By Ray Stern
By Ray Stern
By New Times
By Amy Silverman
By Stephen Lemons
By Stephen Lemons
By Monica Alonzo
By Chris Parker
Before you can say, "Throw the bags on the beds and start gambling, dammit," we'd thrown the bags on the bed and started gambling. Dammit. But we wanted to ease into the whole thing, so we hit the bar for a little refreshment. And guess what--the thoughtful Flamingo people had installed video poker games at every stool! I started winning big on an investment of $1.25, had 12 bucks in quarters in front of me in no time.
The bartender knew we were serious players, he knew to treat us right; he plopped down a couple icy Michelobs, on the house. Tim, who, unlike me, had been dealing poorly with the intense pressure inherent in video poker, suddenly looked like he'd won the lottery. "Free beer!" he gushed, and who could blame him? Just then a full house netted me another big payoff, as we toasted our new lives. Forget American Superstars! Forget our crummy journalism gigs! Luck be a lady tonight!
Ten minutes later, the beer stopped flowing, and we'd lost our wads, so we hunkered down and trudged across the room to the stage where the Superstars would be doing their thing.
I met a man named Bobby Gino, musical director for the show. He was standing outside the room, gazing at the action on the casino floor. And that's exactly what he looked like he should be doing. Bobby was pit-boss cool, in sort of a Bob Guccione way. Tan as hell, slightly graying hair, pleated white pants, striped shirt open a few buttons, firm handshake. Maybe I've seen too many movies, but I had the overwhelming sensation that I didn't want to fuck with this guy. Bobby hooked us up with tickets for the late show, and while we stood there talking, an attractive black woman walked by. "That's Janet Jackson," said Bobby G. Yes, the first Superstar sighting. Okay, she really looked nothing like Michael's little sister, but what the hell? Janet Jackson probably doesn't look like Janet Jackson when she's walking through a casino in Laughlin, Nevada, either.
We were about ready to go in and find seats, when Roy Orbison strode past. And this guy really looked like Roy Orbison. Clad in black from head to toe, dark shades, Iron Cross around his neck, a bit paunchy. Excellent, late-period Roy.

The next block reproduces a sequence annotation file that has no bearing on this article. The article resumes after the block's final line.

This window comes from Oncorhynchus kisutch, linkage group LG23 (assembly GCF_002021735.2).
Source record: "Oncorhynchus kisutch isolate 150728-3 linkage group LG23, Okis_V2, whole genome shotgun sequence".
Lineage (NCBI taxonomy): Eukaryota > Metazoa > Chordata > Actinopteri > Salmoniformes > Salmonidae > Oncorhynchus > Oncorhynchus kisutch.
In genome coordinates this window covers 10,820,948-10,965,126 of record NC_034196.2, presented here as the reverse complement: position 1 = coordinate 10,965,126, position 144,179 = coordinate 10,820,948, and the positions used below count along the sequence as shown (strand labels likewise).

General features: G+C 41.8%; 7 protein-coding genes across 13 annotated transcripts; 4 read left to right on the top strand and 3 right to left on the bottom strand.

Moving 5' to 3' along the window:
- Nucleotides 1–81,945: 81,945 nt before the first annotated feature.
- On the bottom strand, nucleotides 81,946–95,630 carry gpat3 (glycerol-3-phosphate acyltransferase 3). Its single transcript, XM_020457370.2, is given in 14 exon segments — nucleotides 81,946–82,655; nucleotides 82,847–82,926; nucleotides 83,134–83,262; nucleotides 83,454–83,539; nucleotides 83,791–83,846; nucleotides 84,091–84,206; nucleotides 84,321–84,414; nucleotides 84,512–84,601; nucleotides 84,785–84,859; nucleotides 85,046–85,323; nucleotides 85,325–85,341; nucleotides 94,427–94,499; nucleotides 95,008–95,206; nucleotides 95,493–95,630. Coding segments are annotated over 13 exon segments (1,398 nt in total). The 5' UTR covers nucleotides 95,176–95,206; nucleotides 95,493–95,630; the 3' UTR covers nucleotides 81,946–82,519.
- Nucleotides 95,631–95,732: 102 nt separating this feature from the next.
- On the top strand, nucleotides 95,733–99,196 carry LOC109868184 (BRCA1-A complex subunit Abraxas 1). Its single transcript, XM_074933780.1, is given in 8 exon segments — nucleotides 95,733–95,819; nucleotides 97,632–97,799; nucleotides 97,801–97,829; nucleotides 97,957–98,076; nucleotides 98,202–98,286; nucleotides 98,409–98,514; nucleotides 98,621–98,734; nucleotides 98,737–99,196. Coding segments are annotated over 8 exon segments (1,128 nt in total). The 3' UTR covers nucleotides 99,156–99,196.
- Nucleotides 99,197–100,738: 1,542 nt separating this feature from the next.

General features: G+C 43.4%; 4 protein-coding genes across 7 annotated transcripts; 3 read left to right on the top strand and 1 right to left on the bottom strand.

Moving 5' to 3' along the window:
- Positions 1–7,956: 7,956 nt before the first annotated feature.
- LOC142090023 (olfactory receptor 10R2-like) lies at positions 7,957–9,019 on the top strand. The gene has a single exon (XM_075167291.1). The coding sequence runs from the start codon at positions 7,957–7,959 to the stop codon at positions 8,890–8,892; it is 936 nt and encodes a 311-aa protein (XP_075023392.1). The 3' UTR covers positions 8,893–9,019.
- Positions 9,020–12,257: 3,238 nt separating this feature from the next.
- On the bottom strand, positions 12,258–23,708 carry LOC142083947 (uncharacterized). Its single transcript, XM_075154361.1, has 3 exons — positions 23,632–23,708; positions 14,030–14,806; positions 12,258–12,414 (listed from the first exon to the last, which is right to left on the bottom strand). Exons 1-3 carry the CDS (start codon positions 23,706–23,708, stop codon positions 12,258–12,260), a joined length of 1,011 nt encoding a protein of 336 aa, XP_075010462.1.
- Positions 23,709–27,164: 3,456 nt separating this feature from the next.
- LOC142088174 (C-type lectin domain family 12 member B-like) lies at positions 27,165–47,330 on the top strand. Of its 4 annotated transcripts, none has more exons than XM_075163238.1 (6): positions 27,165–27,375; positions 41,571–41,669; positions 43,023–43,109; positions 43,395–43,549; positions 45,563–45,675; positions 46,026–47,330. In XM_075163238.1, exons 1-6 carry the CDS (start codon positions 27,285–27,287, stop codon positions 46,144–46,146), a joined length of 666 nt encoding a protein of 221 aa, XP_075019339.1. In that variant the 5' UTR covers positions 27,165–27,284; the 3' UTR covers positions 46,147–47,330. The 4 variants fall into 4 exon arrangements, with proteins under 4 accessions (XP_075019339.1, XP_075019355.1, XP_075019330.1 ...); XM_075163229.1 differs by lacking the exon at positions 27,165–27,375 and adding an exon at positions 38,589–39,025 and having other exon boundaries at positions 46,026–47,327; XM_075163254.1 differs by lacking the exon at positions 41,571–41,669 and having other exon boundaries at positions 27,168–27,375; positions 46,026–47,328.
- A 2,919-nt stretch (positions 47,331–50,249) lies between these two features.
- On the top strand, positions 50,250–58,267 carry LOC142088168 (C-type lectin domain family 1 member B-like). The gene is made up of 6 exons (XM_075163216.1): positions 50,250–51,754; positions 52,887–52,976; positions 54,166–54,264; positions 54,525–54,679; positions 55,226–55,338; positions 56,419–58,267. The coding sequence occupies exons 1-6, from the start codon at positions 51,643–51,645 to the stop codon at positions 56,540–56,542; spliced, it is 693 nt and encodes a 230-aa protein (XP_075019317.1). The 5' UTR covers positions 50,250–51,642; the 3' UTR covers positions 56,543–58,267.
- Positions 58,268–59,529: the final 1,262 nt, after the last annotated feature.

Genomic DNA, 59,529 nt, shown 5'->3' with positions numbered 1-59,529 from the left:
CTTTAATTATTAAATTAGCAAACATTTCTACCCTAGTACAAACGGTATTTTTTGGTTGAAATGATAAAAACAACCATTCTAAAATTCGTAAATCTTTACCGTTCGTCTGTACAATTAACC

Really, it was a guy named Terry Ray, who's been doing Roy for three years. We grabbed him, and Ray graciously gave me a little background on what it's like to make a career out of someone else's career.
"It's like a calling," Ray/Roy said. "I never sang before, I was a drummer. I was tested, and I found out I was a tenor with a five-octave range."
But you look just like him, too, I told him. "Well, I accidentally shaved my mustache off and that's how it happened. I didn't look like Orbison at all before, but I was trimming it one day, and I got a bald spot in it, and I couldn't do anything with it, so I started looking like the guy."
How'd you get into this? "A friend of mine that does Ricky Nelson introduced me to Bill Medley [one of the Righteous Brothers], and he's the one that started my career."
Do the impersonators all get together and party, just like the real stars?
"I hang out with everybody but the Elvises. I've done shows with 206 different Elvises."
Are they weirder or something?
"Oh, man . . ."
Do a lot of impersonators take it too seriously?
"Sometimes, and I find that the ones that do are usually the ones that don't have very much talent. They gotta hide behind it. I'll be backstage at a show, and people will be staring at themselves going, 'I am this person,' trying to psych themselves out. I just go out there and be myself, and I come across as Roy Orbison. I try and separate between impersonators and re-creation artists. An impersonator has to work really hard at what they do; with a re-creation artist, it all comes very naturally. They happen to look like the person and happen to sound like the person."
I asked Ray what he was going to do after the Orbison thing, and he said he wanted to record a country album and make it on his own unique talent. Which, one would think, might be kind of hard to establish, after looking and sounding like someone else for so long. But no, Ray insisted.
"This is my own thing. I don't try and sound like Roy, this is just the way I sound. I think people identify me with Roy because of the way I'm dressed. People listen with their eyes more than their ears. You can listen to me and listen to Roy on a tape, and there's no comparison. I don't sound like Roy Orbison."
@body:And then I'm at ringside, the only person sitting right up in front. The room isn't too big and not too full, about 50 or 60 people, young, old and in-between. But then, this show offers a galaxy of superstars for all ages.